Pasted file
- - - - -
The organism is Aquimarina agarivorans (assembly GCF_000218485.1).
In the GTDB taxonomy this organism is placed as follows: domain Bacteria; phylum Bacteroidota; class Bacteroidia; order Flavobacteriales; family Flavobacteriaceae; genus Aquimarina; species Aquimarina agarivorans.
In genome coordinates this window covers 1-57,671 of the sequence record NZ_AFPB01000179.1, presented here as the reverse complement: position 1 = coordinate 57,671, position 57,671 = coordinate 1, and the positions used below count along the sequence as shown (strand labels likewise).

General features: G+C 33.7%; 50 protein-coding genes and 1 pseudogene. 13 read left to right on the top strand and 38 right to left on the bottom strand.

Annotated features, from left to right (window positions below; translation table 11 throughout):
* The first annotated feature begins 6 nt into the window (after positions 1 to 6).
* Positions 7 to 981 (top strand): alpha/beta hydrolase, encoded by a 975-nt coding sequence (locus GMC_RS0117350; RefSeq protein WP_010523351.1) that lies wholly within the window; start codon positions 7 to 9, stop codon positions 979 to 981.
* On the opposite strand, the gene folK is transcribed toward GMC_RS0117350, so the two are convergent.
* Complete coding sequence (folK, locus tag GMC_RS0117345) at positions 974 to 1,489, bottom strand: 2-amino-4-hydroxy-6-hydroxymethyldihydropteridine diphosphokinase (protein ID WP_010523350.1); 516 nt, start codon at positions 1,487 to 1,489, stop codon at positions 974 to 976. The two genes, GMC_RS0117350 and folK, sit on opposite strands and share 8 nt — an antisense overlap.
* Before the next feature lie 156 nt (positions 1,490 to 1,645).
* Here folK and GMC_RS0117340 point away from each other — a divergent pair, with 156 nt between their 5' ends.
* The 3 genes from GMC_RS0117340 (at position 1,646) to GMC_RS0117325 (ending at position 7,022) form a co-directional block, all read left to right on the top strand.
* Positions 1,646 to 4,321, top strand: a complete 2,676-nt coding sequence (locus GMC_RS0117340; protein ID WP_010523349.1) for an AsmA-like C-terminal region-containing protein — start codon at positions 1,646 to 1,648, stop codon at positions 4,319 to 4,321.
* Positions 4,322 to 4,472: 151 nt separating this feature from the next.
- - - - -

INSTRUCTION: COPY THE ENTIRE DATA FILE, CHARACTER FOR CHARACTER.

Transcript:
The organism is Aquimarina agarivorans (assembly GCF_000218485.1).
In the GTDB taxonomy this organism is placed as follows: domain Bacteria; phylum Bacteroidota; class Bacteroidia; order Flavobacteriales; family Flavobacteriaceae; genus Aquimarina; species Aquimarina agarivorans.
In genome coordinates this window covers 1-57,671 of the sequence record NZ_AFPB01000179.1, presented here as the reverse complement: position 1 = coordinate 57,671, position 57,671 = coordinate 1, and the positions used below count along the sequence as shown (strand labels likewise).

General features: G+C 33.7%; 50 protein-coding genes and 1 pseudogene. 13 read left to right on the top strand and 38 right to left on the bottom strand.

Annotated features, from left to right (window positions below; translation table 11 throughout):
* The first annotated feature begins 6 nt into the window (after positions 1 to 6).
* Positions 7 to 981 (top strand): alpha/beta hydrolase, encoded by a 975-nt coding sequence (locus GMC_RS0117350; RefSeq protein WP_010523351.1) that lies wholly within the window; start codon positions 7 to 9, stop codon positions 979 to 981.
* On the opposite strand, the gene folK is transcribed toward GMC_RS0117350, so the two are convergent.
* Complete coding sequence (folK, locus tag GMC_RS0117345) at positions 974 to 1,489, bottom strand: 2-amino-4-hydroxy-6-hydroxymethyldihydropteridine diphosphokinase (protein ID WP_010523350.1); 516 nt, start codon at positions 1,487 to 1,489, stop codon at positions 974 to 976. The two genes, GMC_RS0117350 and folK, sit on opposite strands and share 8 nt — an antisense overlap.
* Before the next feature lie 156 nt (positions 1,490 to 1,645).
* Here folK and GMC_RS0117340 point away from each other — a divergent pair, with 156 nt between their 5' ends.
* The 3 genes from GMC_RS0117340 (at position 1,646) to GMC_RS0117325 (ending at position 7,022) form a co-directional block, all read left to right on the top strand.
* Positions 1,646 to 4,321, top strand: a complete 2,676-nt coding sequence (locus GMC_RS0117340; protein ID WP_010523349.1) for an AsmA-like C-terminal region-containing protein — start codon at positions 1,646 to 1,648, stop codon at positions 4,319 to 4,321.
* Positions 4,322 to 4,472: 151 nt separating this feature from the next.